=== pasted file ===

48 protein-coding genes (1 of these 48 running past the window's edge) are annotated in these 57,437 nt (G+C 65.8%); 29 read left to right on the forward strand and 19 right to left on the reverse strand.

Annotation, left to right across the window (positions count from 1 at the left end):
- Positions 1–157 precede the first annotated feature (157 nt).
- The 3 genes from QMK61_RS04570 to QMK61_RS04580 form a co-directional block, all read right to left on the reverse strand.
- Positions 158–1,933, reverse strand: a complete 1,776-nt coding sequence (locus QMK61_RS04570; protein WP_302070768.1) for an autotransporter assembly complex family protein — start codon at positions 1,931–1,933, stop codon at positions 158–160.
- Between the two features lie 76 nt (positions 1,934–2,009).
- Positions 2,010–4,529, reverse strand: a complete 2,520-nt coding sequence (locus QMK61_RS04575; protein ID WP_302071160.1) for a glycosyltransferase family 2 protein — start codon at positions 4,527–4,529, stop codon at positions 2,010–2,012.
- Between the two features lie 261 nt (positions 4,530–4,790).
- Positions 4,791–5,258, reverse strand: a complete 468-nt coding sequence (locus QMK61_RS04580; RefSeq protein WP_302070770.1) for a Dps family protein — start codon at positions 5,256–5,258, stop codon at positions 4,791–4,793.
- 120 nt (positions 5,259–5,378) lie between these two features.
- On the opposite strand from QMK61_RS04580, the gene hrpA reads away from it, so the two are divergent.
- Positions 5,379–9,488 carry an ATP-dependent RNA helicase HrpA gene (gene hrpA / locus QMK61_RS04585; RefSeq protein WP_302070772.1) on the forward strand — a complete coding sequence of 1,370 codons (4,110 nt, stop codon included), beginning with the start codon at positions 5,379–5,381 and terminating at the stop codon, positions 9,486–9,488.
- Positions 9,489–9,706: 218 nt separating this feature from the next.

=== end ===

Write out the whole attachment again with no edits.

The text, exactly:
48 protein-coding genes (1 of these 48 running past the window's edge) are annotated in these 57,437 nt (G+C 65.8%); 29 read left to right on the forward strand and 19 right to left on the reverse strand.

Annotation, left to right across the window (positions count from 1 at the left end):
- Positions 1–157 precede the first annotated feature (157 nt).
- The 3 genes from QMK61_RS04570 to QMK61_RS04580 form a co-directional block, all read right to left on the reverse strand.
- Positions 158–1,933, reverse strand: a complete 1,776-nt coding sequence (locus QMK61_RS04570; protein WP_302070768.1) for an autotransporter assembly complex family protein — start codon at positions 1,931–1,933, stop codon at positions 158–160.
- Between the two features lie 76 nt (positions 1,934–2,009).
- Positions 2,010–4,529, reverse strand: a complete 2,520-nt coding sequence (locus QMK61_RS04575; protein ID WP_302071160.1) for a glycosyltransferase family 2 protein — start codon at positions 4,527–4,529, stop codon at positions 2,010–2,012.
- Between the two features lie 261 nt (positions 4,530–4,790).
- Positions 4,791–5,258, reverse strand: a complete 468-nt coding sequence (locus QMK61_RS04580; RefSeq protein WP_302070770.1) for a Dps family protein — start codon at positions 5,256–5,258, stop codon at positions 4,791–4,793.
- 120 nt (positions 5,259–5,378) lie between these two features.
- On the opposite strand from QMK61_RS04580, the gene hrpA reads away from it, so the two are divergent.
- Positions 5,379–9,488 carry an ATP-dependent RNA helicase HrpA gene (gene hrpA / locus QMK61_RS04585; RefSeq protein WP_302070772.1) on the forward strand — a complete coding sequence of 1,370 codons (4,110 nt, stop codon included), beginning with the start codon at positions 5,379–5,381 and terminating at the stop codon, positions 9,486–9,488.
- Positions 9,489–9,706: 218 nt separating this feature from the next.